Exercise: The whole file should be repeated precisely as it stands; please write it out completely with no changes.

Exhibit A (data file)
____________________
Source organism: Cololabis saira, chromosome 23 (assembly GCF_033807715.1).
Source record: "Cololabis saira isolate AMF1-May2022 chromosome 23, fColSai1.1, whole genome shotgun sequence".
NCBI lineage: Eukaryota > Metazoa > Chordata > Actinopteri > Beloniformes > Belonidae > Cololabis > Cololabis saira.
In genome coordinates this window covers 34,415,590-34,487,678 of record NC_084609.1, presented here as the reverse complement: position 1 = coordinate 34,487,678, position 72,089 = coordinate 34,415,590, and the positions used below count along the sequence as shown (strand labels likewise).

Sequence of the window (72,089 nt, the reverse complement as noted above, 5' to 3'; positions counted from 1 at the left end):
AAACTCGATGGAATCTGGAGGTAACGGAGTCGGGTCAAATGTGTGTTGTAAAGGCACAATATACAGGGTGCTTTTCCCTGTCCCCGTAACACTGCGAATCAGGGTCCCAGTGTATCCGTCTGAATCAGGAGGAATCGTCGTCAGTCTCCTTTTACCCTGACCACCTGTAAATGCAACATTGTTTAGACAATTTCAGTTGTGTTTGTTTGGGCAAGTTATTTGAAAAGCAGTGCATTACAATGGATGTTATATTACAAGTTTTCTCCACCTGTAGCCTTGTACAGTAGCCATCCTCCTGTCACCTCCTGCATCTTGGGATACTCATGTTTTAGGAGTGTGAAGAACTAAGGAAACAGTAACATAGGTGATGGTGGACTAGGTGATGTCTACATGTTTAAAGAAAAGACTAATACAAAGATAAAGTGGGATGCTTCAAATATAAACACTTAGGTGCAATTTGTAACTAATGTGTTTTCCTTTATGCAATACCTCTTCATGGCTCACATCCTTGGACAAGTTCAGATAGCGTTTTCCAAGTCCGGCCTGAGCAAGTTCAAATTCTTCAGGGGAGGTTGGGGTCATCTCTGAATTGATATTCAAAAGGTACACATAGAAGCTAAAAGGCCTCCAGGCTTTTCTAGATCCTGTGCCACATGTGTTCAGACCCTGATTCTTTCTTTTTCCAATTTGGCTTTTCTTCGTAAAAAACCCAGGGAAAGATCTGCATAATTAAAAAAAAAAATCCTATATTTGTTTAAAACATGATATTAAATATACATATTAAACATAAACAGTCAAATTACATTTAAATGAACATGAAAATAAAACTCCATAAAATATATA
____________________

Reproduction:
Source organism: Cololabis saira, chromosome 23 (assembly GCF_033807715.1).
Source record: "Cololabis saira isolate AMF1-May2022 chromosome 23, fColSai1.1, whole genome shotgun sequence".
NCBI lineage: Eukaryota > Metazoa > Chordata > Actinopteri > Beloniformes > Belonidae > Cololabis > Cololabis saira.
In genome coordinates this window covers 34,415,590-34,487,678 of record NC_084609.1, presented here as the reverse complement: position 1 = coordinate 34,487,678, position 72,089 = coordinate 34,415,590, and the positions used below count along the sequence as shown (strand labels likewise).

Sequence of the window (72,089 nt, the reverse complement as noted above, 5' to 3'; positions counted from 1 at the left end):
AAACTCGATGGAATCTGGAGGTAACGGAGTCGGGTCAAATGTGTGTTGTAAAGGCACAATATACAGGGTGCTTTTCCCTGTCCCCGTAACACTGCGAATCAGGGTCCCAGTGTATCCGTCTGAATCAGGAGGAATCGTCGTCAGTCTCCTTTTACCCTGACCACCTGTAAATGCAACATTGTTTAGACAATTTCAGTTGTGTTTGTTTGGGCAAGTTATTTGAAAAGCAGTGCATTACAATGGATGTTATATTACAAGTTTTCTCCACCTGTAGCCTTGTACAGTAGCCATCCTCCTGTCACCTCCTGCATCTTGGGATACTCATGTTTTAGGAGTGTGAAGAACTAAGGAAACAGTAACATAGGTGATGGTGGACTAGGTGATGTCTACATGTTTAAAGAAAAGACTAATACAAAGATAAAGTGGGATGCTTCAAATATAAACACTTAGGTGCAATTTGTAACTAATGTGTTTTCCTTTATGCAATACCTCTTCATGGCTCACATCCTTGGACAAGTTCAGATAGCGTTTTCCAAGTCCGGCCTGAGCAAGTTCAAATTCTTCAGGGGAGGTTGGGGTCATCTCTGAATTGATATTCAAAAGGTACACATAGAAGCTAAAAGGCCTCCAGGCTTTTCTAGATCCTGTGCCACATGTGTTCAGACCCTGATTCTTTCTTTTTCCAATTTGGCTTTTCTTCGTAAAAAACCCAGGGAAAGATCTGCATAATTAAAAAAAAAAATCCTATATTTGTTTAAAACATGATATTAAATATACATATTAAACATAAACAGTCAAATTACATTTAAATGAACATGAAAATAAAACTCCATAAAATATATA